The Charity Commission has today published its long-anticipated new guidance on “Charities with a connection to a non-charity”, following its publication of draft guidance in February of last year.
Bates Wells intends to organise a seminar to discuss the new guidance and its implications. Please contact Simon Steeden at firstname.lastname@example.org if you would be interested in attending.
The guidance is extremely wide in scope, meaning that it will apply to a wide range of charities and non-charities, including:
- Charities with trading subsidiaries
- Corporate foundations
- Charities associated with campaigning organisations
- Charities established by government or local authorities
- Charities which regularly fund, or receive funding from, a non-charity
- Charities which work regularly with a non-charity “to deliver services, campaigns or other projects”
- Charities which have a non-charity as a trustee or “a sole or significant member”, or where a non-charity has rights to appoint trustees.
Bates Wells was heavily involved in the Charity Commission’s consultation on the draft guidance, raising extensive concerns along with others in the sector about its scope, tone and content.
To its credit, the Commission has taken on board many of those concerns. It gives more recognition to the “benefits and opportunities” that can result from these arrangements, even if there is still much more emphasis on the risks. There is much less paraphrasing of existing guidance on political activity, grant making and other areas, in favour of signposting. At 12 pages it is much shorter than the previous draft, though it still adds to an ever burgeoning suite of guidance for volunteer trustees to navigate.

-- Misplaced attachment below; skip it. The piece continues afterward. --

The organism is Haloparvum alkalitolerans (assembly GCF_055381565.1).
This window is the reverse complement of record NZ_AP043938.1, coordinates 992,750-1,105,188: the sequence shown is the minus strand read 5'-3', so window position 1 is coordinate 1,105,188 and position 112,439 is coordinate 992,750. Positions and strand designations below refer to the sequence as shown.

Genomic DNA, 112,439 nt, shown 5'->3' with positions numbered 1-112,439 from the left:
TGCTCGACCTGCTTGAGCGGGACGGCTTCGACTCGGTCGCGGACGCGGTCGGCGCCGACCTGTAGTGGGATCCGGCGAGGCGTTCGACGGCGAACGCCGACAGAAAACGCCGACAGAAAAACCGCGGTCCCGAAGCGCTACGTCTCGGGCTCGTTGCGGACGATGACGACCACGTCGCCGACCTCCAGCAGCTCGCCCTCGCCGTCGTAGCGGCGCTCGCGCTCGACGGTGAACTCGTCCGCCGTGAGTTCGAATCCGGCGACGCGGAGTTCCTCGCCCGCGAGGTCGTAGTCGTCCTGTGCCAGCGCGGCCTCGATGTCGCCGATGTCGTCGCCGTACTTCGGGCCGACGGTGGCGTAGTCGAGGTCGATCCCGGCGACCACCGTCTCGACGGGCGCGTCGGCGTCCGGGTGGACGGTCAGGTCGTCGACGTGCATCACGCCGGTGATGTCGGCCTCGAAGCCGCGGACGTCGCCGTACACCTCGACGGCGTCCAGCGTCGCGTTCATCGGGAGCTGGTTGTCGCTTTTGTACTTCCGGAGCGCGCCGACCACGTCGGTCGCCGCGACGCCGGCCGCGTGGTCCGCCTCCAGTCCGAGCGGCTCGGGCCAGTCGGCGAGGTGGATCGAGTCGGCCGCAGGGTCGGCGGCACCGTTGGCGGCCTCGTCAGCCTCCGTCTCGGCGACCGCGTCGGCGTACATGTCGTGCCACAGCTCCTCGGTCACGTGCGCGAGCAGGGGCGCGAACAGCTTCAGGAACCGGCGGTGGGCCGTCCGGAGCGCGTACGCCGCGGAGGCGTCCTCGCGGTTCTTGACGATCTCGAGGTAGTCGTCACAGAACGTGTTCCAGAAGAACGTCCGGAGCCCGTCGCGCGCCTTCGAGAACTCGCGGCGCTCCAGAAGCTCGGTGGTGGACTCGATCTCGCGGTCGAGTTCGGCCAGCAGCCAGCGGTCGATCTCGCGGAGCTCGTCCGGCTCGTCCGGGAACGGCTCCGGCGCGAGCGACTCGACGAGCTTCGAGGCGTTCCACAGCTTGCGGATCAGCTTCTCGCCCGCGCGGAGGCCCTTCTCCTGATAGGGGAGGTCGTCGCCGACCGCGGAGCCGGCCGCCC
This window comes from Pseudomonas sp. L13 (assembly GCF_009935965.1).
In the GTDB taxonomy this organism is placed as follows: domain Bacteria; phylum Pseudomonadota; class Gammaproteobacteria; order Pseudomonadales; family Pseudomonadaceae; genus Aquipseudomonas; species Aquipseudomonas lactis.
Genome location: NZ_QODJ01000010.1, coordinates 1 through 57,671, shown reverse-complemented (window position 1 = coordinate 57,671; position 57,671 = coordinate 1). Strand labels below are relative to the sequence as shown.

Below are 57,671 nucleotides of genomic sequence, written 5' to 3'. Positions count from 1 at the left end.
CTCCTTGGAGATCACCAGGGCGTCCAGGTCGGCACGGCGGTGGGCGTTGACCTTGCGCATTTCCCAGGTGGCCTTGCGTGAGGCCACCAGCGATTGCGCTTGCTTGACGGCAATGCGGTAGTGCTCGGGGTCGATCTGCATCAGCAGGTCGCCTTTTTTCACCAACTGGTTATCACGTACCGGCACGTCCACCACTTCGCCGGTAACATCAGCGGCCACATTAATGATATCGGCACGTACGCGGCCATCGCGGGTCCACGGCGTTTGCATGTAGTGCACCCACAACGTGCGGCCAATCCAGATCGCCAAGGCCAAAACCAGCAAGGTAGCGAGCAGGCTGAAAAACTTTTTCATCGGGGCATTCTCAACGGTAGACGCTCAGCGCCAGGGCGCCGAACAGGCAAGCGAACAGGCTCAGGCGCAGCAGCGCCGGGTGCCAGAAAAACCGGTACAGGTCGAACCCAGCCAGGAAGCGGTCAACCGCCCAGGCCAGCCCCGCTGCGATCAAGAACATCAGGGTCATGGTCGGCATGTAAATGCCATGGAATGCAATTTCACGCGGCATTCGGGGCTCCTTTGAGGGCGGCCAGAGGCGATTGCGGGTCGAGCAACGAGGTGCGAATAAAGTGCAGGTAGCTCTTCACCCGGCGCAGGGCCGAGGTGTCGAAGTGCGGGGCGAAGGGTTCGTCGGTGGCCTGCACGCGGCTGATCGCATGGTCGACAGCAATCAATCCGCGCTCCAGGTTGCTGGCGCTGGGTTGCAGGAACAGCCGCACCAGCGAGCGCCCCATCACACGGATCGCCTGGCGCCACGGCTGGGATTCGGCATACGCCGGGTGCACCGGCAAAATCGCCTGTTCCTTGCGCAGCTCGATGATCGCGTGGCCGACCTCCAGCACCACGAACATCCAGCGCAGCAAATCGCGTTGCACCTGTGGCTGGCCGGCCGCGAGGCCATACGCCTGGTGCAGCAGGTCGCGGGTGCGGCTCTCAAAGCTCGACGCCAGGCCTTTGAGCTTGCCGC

Most importantly, some of the most unworkable aspects of the draft guidance have been removed or amended. In particular, an unreasonably wide and unworkable definition of “conflicts of loyalty” of charity trustees has been replaced with recognition that these conflicts result from conflicting duties of loyalty, and not where trustees simply “support the aims or purposes” of the non-charity.
There are other sections of the guidance which could still be improved. For example:
- It is not entirely clear when the Commission believes that a trustee should be excluded from decisions solely because they were appointed by the non-charity. In our view this does not constitute a conflict of loyalty, unless the trustee also owes duties of loyalty to the non-charity, e.g. as a board member or employee.
- It provides that charities “must” not allow the charity’s resources and activities “to fund or support non-charitable purposes”, failing to recognise that the same activity might simultaneously further both the charitable purposes of a charity and different purposes of a non-charity.
- The suggestion that a charity “can’t exist for the purposes of the other organisation” ignores the possibility that the charity and non-charity have the same purposes, as will often be the case with international federations, for example.